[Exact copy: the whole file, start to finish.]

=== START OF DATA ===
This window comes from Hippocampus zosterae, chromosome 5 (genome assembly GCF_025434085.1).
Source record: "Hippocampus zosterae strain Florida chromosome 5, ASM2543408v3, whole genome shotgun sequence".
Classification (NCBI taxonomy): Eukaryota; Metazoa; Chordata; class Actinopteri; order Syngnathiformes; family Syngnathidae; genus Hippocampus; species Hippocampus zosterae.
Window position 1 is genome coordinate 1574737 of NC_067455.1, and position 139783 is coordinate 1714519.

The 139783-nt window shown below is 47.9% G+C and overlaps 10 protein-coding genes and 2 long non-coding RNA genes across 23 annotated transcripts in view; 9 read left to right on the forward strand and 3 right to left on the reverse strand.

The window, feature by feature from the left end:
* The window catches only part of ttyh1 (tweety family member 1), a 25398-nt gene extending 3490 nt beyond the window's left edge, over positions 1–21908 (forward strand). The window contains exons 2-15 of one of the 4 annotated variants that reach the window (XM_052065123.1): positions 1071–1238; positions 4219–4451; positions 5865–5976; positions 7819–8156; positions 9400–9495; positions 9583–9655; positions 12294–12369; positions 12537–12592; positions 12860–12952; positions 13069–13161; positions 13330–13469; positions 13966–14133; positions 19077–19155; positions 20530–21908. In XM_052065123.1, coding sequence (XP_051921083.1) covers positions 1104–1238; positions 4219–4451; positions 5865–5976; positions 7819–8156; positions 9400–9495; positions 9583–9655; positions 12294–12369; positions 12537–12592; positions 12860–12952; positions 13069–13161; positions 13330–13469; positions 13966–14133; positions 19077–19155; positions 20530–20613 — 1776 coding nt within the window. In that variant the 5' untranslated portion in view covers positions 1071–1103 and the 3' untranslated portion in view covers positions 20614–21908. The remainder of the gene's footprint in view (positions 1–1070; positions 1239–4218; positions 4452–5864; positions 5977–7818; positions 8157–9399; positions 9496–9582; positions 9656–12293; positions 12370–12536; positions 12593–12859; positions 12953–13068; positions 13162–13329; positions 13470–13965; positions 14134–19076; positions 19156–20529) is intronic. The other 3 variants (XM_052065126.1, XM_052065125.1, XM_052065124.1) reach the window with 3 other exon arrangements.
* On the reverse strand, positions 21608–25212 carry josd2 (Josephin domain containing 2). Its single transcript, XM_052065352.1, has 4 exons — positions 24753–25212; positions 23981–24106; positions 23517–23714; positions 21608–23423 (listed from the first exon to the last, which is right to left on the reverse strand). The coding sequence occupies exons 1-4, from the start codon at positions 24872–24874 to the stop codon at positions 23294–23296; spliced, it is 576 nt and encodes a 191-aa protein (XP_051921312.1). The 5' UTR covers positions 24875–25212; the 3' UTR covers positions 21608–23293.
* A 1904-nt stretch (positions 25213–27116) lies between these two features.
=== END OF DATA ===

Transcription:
This window comes from Hippocampus zosterae, chromosome 5 (genome assembly GCF_025434085.1).
Source record: "Hippocampus zosterae strain Florida chromosome 5, ASM2543408v3, whole genome shotgun sequence".
Classification (NCBI taxonomy): Eukaryota; Metazoa; Chordata; class Actinopteri; order Syngnathiformes; family Syngnathidae; genus Hippocampus; species Hippocampus zosterae.
Window position 1 is genome coordinate 1574737 of NC_067455.1, and position 139783 is coordinate 1714519.

The 139783-nt window shown below is 47.9% G+C and overlaps 10 protein-coding genes and 2 long non-coding RNA genes across 23 annotated transcripts in view; 9 read left to right on the forward strand and 3 right to left on the reverse strand.

The window, feature by feature from the left end:
* The window catches only part of ttyh1 (tweety family member 1), a 25398-nt gene extending 3490 nt beyond the window's left edge, over positions 1–21908 (forward strand). The window contains exons 2-15 of one of the 4 annotated variants that reach the window (XM_052065123.1): positions 1071–1238; positions 4219–4451; positions 5865–5976; positions 7819–8156; positions 9400–9495; positions 9583–9655; positions 12294–12369; positions 12537–12592; positions 12860–12952; positions 13069–13161; positions 13330–13469; positions 13966–14133; positions 19077–19155; positions 20530–21908. In XM_052065123.1, coding sequence (XP_051921083.1) covers positions 1104–1238; positions 4219–4451; positions 5865–5976; positions 7819–8156; positions 9400–9495; positions 9583–9655; positions 12294–12369; positions 12537–12592; positions 12860–12952; positions 13069–13161; positions 13330–13469; positions 13966–14133; positions 19077–19155; positions 20530–20613 — 1776 coding nt within the window. In that variant the 5' untranslated portion in view covers positions 1071–1103 and the 3' untranslated portion in view covers positions 20614–21908. The remainder of the gene's footprint in view (positions 1–1070; positions 1239–4218; positions 4452–5864; positions 5977–7818; positions 8157–9399; positions 9496–9582; positions 9656–12293; positions 12370–12536; positions 12593–12859; positions 12953–13068; positions 13162–13329; positions 13470–13965; positions 14134–19076; positions 19156–20529) is intronic. The other 3 variants (XM_052065126.1, XM_052065125.1, XM_052065124.1) reach the window with 3 other exon arrangements.
* On the reverse strand, positions 21608–25212 carry josd2 (Josephin domain containing 2). Its single transcript, XM_052065352.1, has 4 exons — positions 24753–25212; positions 23981–24106; positions 23517–23714; positions 21608–23423 (listed from the first exon to the last, which is right to left on the reverse strand). The coding sequence occupies exons 1-4, from the start codon at positions 24872–24874 to the stop codon at positions 23294–23296; spliced, it is 576 nt and encodes a 191-aa protein (XP_051921312.1). The 5' UTR covers positions 24875–25212; the 3' UTR covers positions 21608–23293.
* A 1904-nt stretch (positions 25213–27116) lies between these two features.